Q: If a board member resigns, can we put the required publication in the paper right away?
A: Yes. Once a vacancy occurs, the board may fill the vacancy by board appointment within 30 days of the vacancy. Read more in this IASB special report on filing a vacancy.
Q: Does the board need to take any action on a resignation?
A: Yes. A formal approval/acceptance of the resignation by the board can happen at the next meeting. However, once the resignation is received by the board secretary, resignation is effective immediately unless a date is specified in the resignation.
Q: We have a vacancy on the school board and multiple candidates are interested. What’s the process?
A: If there is not a petition for a special election, the board deliberates on the candidates at an upcoming meeting, and then votes once a motion is made for one of candidates.
Q: We have a vacancy on our board and multiple candidates have expressed interest in the position. What are best practices for selecting which candidate to appoint?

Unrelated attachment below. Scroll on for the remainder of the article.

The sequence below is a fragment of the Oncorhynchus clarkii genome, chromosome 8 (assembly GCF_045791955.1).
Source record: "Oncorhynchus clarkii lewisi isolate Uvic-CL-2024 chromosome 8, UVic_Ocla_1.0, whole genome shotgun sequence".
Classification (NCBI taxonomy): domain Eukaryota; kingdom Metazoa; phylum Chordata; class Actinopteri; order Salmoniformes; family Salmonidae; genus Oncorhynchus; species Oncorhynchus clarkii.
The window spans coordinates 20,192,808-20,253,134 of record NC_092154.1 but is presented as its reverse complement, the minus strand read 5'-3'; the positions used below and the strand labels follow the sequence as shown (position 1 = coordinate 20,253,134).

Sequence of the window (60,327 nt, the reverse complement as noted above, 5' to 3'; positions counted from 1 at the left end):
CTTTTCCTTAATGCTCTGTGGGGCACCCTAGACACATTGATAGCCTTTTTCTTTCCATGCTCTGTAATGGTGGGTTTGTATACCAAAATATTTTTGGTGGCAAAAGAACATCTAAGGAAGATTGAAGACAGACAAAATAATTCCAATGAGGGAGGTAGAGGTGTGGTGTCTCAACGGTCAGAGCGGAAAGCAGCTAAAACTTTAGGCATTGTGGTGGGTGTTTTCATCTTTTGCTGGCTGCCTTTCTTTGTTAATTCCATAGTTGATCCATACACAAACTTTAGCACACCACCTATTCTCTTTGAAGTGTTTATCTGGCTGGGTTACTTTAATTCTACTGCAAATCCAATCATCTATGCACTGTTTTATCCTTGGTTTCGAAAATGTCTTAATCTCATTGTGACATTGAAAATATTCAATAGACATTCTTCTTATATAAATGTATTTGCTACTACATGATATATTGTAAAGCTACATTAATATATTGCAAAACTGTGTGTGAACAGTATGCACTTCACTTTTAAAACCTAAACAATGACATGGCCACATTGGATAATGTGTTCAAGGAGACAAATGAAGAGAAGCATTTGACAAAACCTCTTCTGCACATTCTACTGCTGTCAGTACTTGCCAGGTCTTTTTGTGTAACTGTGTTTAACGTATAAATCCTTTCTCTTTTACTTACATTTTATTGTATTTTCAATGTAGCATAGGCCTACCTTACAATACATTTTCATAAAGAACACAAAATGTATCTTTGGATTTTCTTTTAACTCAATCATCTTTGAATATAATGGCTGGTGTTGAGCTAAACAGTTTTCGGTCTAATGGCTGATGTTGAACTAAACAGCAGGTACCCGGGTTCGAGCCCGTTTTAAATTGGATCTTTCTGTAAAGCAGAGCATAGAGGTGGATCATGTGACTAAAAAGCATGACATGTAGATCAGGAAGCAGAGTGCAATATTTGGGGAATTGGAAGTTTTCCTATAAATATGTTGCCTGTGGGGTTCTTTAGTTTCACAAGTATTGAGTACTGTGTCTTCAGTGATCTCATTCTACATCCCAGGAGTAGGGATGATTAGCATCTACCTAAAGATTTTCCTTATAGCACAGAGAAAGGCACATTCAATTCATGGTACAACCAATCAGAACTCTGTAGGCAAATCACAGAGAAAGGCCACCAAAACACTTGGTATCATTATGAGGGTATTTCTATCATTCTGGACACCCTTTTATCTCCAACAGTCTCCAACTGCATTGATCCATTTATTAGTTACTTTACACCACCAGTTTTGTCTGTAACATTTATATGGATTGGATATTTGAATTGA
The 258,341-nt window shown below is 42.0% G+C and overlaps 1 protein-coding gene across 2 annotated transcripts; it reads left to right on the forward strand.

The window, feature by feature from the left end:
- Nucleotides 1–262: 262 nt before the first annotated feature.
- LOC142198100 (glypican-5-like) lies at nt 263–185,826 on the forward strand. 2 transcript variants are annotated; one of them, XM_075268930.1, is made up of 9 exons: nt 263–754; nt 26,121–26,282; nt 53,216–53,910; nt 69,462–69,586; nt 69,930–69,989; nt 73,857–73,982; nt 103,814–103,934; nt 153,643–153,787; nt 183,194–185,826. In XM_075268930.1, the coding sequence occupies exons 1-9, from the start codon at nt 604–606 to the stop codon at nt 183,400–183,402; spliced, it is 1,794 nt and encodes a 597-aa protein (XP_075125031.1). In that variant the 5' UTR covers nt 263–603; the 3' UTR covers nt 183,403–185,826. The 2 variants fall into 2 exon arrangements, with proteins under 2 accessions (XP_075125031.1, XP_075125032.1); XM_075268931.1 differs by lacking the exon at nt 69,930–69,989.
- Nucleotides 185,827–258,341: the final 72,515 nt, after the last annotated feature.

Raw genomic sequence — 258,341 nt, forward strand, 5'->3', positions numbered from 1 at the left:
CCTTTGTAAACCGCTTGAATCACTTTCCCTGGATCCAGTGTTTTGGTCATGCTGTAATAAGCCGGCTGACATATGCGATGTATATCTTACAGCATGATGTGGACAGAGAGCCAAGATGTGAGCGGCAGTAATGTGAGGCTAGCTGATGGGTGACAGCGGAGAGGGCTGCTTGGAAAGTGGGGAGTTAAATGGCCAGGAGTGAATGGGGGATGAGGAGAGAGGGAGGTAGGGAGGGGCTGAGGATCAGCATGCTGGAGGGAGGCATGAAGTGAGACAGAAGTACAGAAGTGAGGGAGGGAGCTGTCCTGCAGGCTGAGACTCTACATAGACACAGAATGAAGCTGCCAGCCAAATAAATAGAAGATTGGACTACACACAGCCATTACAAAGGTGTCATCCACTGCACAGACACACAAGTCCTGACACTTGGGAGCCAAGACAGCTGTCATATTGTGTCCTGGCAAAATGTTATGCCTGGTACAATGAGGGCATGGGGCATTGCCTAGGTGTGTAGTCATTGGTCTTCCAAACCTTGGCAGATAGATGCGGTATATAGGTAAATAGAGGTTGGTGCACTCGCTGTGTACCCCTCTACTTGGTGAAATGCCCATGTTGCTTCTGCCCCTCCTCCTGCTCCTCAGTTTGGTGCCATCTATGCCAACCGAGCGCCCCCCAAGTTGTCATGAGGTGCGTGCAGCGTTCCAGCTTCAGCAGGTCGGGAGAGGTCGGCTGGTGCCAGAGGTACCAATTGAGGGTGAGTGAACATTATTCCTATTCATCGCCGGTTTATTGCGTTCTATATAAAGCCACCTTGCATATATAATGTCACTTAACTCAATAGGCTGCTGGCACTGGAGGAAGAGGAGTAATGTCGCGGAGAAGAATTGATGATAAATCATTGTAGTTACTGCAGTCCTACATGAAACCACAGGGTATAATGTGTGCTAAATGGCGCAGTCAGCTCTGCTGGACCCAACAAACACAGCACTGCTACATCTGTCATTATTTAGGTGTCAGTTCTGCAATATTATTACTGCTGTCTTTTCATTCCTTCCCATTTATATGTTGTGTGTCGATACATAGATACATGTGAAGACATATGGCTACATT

A: If the board elects to fill the vacancy by appointment, they must publish notice of their intent to do so and fill the vacancy within 30 days. While there isn't any set formula, the board appointment process should be transparent and equitable while providing the board members adequate information to make an informed decision. We recommend, at the very least, that each interested candidate be provided a questionnaire that elicits information regarding their desire and ability to perform the responsibilities of the position. Such questions may include, but are not limited to, the candidates' experience, interests, goals for the position, and community involvement. It would be wise to also provide public notice of the questionnaire and submission details so that other members of the public may submit their interest prior to the deadline. All submissions should then be provided to the board prior to the meeting where they will be filling the appointment. The board may also choose to provide interested candidates an opportunity to speak before the board at a public meeting, as long as each candidate is allotted an equal amount of time to do so. Ultimately, the board will decide their specific appointment process, but should strive to keep the process open, fair and complete.